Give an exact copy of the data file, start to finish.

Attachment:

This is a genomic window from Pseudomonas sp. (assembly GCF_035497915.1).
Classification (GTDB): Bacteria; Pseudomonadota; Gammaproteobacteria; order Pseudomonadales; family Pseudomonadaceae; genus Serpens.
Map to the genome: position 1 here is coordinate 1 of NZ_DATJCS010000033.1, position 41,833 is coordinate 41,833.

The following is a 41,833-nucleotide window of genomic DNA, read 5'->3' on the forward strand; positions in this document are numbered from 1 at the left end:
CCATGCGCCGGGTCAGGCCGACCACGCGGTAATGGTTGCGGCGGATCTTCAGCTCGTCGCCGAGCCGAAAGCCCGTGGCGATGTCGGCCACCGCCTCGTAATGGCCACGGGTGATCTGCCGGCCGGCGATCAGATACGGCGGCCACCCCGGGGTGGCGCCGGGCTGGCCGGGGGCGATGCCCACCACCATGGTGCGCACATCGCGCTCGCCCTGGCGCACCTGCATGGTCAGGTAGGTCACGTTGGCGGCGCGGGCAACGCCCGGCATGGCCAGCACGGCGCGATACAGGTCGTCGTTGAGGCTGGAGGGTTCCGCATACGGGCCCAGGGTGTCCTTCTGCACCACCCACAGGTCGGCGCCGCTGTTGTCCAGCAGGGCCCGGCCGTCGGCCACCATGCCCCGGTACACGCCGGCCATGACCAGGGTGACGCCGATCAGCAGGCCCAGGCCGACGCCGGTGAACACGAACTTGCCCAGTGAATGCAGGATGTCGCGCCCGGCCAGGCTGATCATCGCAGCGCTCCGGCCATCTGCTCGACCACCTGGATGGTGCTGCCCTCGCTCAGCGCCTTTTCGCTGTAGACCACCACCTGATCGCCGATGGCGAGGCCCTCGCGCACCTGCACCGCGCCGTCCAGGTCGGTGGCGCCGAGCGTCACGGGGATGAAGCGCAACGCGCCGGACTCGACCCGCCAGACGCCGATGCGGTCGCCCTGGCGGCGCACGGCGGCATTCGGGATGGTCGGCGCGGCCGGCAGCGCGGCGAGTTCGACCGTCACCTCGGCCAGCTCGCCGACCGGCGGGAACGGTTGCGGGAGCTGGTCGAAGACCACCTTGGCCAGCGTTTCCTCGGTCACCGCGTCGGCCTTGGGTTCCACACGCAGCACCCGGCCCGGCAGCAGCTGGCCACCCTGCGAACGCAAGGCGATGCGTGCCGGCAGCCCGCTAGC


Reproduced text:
This is a genomic window from Pseudomonas sp. (assembly GCF_035497915.1).
Classification (GTDB): Bacteria; Pseudomonadota; Gammaproteobacteria; order Pseudomonadales; family Pseudomonadaceae; genus Serpens.
Map to the genome: position 1 here is coordinate 1 of NZ_DATJCS010000033.1, position 41,833 is coordinate 41,833.

The following is a 41,833-nucleotide window of genomic DNA, read 5'->3' on the forward strand; positions in this document are numbered from 1 at the left end:
CCATGCGCCGGGTCAGGCCGACCACGCGGTAATGGTTGCGGCGGATCTTCAGCTCGTCGCCGAGCCGAAAGCCCGTGGCGATGTCGGCCACCGCCTCGTAATGGCCACGGGTGATCTGCCGGCCGGCGATCAGATACGGCGGCCACCCCGGGGTGGCGCCGGGCTGGCCGGGGGCGATGCCCACCACCATGGTGCGCACATCGCGCTCGCCCTGGCGCACCTGCATGGTCAGGTAGGTCACGTTGGCGGCGCGGGCAACGCCCGGCATGGCCAGCACGGCGCGATACAGGTCGTCGTTGAGGCTGGAGGGTTCCGCATACGGGCCCAGGGTGTCCTTCTGCACCACCCACAGGTCGGCGCCGCTGTTGTCCAGCAGGGCCCGGCCGTCGGCCACCATGCCCCGGTACACGCCGGCCATGACCAGGGTGACGCCGATCAGCAGGCCCAGGCCGACGCCGGTGAACACGAACTTGCCCAGTGAATGCAGGATGTCGCGCCCGGCCAGGCTGATCATCGCAGCGCTCCGGCCATCTGCTCGACCACCTGGATGGTGCTGCCCTCGCTCAGCGCCTTTTCGCTGTAGACCACCACCTGATCGCCGATGGCGAGGCCCTCGCGCACCTGCACCGCGCCGTCCAGGTCGGTGGCGCCGAGCGTCACGGGGATGAAGCGCAACGCGCCGGACTCGACCCGCCAGACGCCGATGCGGTCGCCCTGGCGGCGCACGGCGGCATTCGGGATGGTCGGCGCGGCCGGCAGCGCGGCGAGTTCGACCGTCACCTCGGCCAGCTCGCCGACCGGCGGGAACGGTTGCGGGAGCTGGTCGAAGACCACCTTGGCCAGCGTTTCCTCGGTCACCGCGTCGGCCTTGGGTTCCACACGCAGCACCCGGCCCGGCAGCAGCTGGCCACCCTGCGAACGCAAGGCGATGCGTGCCGGCAGCCCGCTAGC